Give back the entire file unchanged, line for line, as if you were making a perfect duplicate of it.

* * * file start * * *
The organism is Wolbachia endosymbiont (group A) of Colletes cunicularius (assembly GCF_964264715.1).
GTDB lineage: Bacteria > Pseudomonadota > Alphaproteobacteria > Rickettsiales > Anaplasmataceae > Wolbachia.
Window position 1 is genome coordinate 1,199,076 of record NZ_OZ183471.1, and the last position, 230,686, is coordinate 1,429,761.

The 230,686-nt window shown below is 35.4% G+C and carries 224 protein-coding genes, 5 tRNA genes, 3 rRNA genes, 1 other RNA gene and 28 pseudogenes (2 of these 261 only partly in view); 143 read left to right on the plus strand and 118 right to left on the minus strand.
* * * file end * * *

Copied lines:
The organism is Wolbachia endosymbiont (group A) of Colletes cunicularius (assembly GCF_964264715.1).
GTDB lineage: Bacteria > Pseudomonadota > Alphaproteobacteria > Rickettsiales > Anaplasmataceae > Wolbachia.
Window position 1 is genome coordinate 1,199,076 of record NZ_OZ183471.1, and the last position, 230,686, is coordinate 1,429,761.

The 230,686-nt window shown below is 35.4% G+C and carries 224 protein-coding genes, 5 tRNA genes, 3 rRNA genes, 1 other RNA gene and 28 pseudogenes (2 of these 261 only partly in view); 143 read left to right on the plus strand and 118 right to left on the minus strand.